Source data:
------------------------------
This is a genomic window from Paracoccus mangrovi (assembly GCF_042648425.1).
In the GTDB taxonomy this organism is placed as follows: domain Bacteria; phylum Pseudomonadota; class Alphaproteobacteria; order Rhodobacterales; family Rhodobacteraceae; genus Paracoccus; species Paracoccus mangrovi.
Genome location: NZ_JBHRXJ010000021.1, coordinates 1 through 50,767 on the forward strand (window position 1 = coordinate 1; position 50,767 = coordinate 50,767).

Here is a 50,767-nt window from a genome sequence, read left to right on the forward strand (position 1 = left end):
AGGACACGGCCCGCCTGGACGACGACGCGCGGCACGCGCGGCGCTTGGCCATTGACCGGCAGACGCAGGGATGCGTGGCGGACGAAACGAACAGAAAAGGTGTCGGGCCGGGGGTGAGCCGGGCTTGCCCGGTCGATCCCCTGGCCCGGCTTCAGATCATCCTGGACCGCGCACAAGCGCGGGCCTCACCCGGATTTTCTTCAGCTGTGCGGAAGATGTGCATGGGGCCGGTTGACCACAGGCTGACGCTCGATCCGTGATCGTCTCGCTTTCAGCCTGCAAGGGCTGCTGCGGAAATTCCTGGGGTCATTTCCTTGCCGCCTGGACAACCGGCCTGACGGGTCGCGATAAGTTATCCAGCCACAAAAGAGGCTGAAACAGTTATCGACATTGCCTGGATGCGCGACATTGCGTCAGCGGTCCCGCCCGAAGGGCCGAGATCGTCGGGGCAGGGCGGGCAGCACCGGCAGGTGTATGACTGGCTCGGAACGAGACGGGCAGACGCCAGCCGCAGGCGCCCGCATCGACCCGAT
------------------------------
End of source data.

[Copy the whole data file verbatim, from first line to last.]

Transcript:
This is a genomic window from Paracoccus mangrovi (assembly GCF_042648425.1).
In the GTDB taxonomy this organism is placed as follows: domain Bacteria; phylum Pseudomonadota; class Alphaproteobacteria; order Rhodobacterales; family Rhodobacteraceae; genus Paracoccus; species Paracoccus mangrovi.
Genome location: NZ_JBHRXJ010000021.1, coordinates 1 through 50,767 on the forward strand (window position 1 = coordinate 1; position 50,767 = coordinate 50,767).

Here is a 50,767-nt window from a genome sequence, read left to right on the forward strand (position 1 = left end):
AGGACACGGCCCGCCTGGACGACGACGCGCGGCACGCGCGGCGCTTGGCCATTGACCGGCAGACGCAGGGATGCGTGGCGGACGAAACGAACAGAAAAGGTGTCGGGCCGGGGGTGAGCCGGGCTTGCCCGGTCGATCCCCTGGCCCGGCTTCAGATCATCCTGGACCGCGCACAAGCGCGGGCCTCACCCGGATTTTCTTCAGCTGTGCGGAAGATGTGCATGGGGCCGGTTGACCACAGGCTGACGCTCGATCCGTGATCGTCTCGCTTTCAGCCTGCAAGGGCTGCTGCGGAAATTCCTGGGGTCATTTCCTTGCCGCCTGGACAACCGGCCTGACGGGTCGCGATAAGTTATCCAGCCACAAAAGAGGCTGAAACAGTTATCGACATTGCCTGGATGCGCGACATTGCGTCAGCGGTCCCGCCCGAAGGGCCGAGATCGTCGGGGCAGGGCGGGCAGCACCGGCAGGTGTATGACTGGCTCGGAACGAGACGGGCAGACGCCAGCCGCAGGCGCCCGCATCGACCCGAT